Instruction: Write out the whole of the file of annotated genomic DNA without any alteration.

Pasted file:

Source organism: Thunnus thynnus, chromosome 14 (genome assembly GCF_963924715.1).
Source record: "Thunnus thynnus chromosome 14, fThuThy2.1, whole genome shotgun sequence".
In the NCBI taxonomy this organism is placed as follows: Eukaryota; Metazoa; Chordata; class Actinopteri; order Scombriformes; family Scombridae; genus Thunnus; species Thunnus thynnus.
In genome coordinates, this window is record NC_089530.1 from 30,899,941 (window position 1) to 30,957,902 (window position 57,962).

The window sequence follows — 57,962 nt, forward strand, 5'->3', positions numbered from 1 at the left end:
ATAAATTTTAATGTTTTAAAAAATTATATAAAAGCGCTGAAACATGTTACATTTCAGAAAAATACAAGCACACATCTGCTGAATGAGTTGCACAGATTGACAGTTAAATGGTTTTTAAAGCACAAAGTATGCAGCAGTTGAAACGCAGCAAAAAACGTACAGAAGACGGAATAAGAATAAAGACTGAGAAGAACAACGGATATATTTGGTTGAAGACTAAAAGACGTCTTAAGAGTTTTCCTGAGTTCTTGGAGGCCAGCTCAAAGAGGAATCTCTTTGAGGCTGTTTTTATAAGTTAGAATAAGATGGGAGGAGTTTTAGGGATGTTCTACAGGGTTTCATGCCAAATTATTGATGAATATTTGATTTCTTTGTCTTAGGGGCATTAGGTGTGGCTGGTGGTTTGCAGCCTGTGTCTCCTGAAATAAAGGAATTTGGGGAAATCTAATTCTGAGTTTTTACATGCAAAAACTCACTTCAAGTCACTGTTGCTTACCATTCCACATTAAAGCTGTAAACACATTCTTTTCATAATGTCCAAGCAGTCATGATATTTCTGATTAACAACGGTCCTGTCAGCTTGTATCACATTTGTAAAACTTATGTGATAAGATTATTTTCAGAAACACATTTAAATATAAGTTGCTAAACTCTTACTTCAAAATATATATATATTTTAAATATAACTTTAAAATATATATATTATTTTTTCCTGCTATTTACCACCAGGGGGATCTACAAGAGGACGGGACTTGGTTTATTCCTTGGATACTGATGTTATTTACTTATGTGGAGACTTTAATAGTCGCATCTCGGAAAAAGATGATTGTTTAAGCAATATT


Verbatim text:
Source organism: Thunnus thynnus, chromosome 14 (genome assembly GCF_963924715.1).
Source record: "Thunnus thynnus chromosome 14, fThuThy2.1, whole genome shotgun sequence".
In the NCBI taxonomy this organism is placed as follows: Eukaryota; Metazoa; Chordata; class Actinopteri; order Scombriformes; family Scombridae; genus Thunnus; species Thunnus thynnus.
In genome coordinates, this window is record NC_089530.1 from 30,899,941 (window position 1) to 30,957,902 (window position 57,962).

The window sequence follows — 57,962 nt, forward strand, 5'->3', positions numbered from 1 at the left end:
ATAAATTTTAATGTTTTAAAAAATTATATAAAAGCGCTGAAACATGTTACATTTCAGAAAAATACAAGCACACATCTGCTGAATGAGTTGCACAGATTGACAGTTAAATGGTTTTTAAAGCACAAAGTATGCAGCAGTTGAAACGCAGCAAAAAACGTACAGAAGACGGAATAAGAATAAAGACTGAGAAGAACAACGGATATATTTGGTTGAAGACTAAAAGACGTCTTAAGAGTTTTCCTGAGTTCTTGGAGGCCAGCTCAAAGAGGAATCTCTTTGAGGCTGTTTTTATAAGTTAGAATAAGATGGGAGGAGTTTTAGGGATGTTCTACAGGGTTTCATGCCAAATTATTGATGAATATTTGATTTCTTTGTCTTAGGGGCATTAGGTGTGGCTGGTGGTTTGCAGCCTGTGTCTCCTGAAATAAAGGAATTTGGGGAAATCTAATTCTGAGTTTTTACATGCAAAAACTCACTTCAAGTCACTGTTGCTTACCATTCCACATTAAAGCTGTAAACACATTCTTTTCATAATGTCCAAGCAGTCATGATATTTCTGATTAACAACGGTCCTGTCAGCTTGTATCACATTTGTAAAACTTATGTGATAAGATTATTTTCAGAAACACATTTAAATATAAGTTGCTAAACTCTTACTTCAAAATATATATATATTTTAAATATAACTTTAAAATATATATATTATTTTTTCCTGCTATTTACCACCAGGGGGATCTACAAGAGGACGGGACTTGGTTTATTCCTTGGATACTGATGTTATTTACTTATGTGGAGACTTTAATAGTCGCATCTCGGAAAAAGATGATTGTTTAAGCAATATT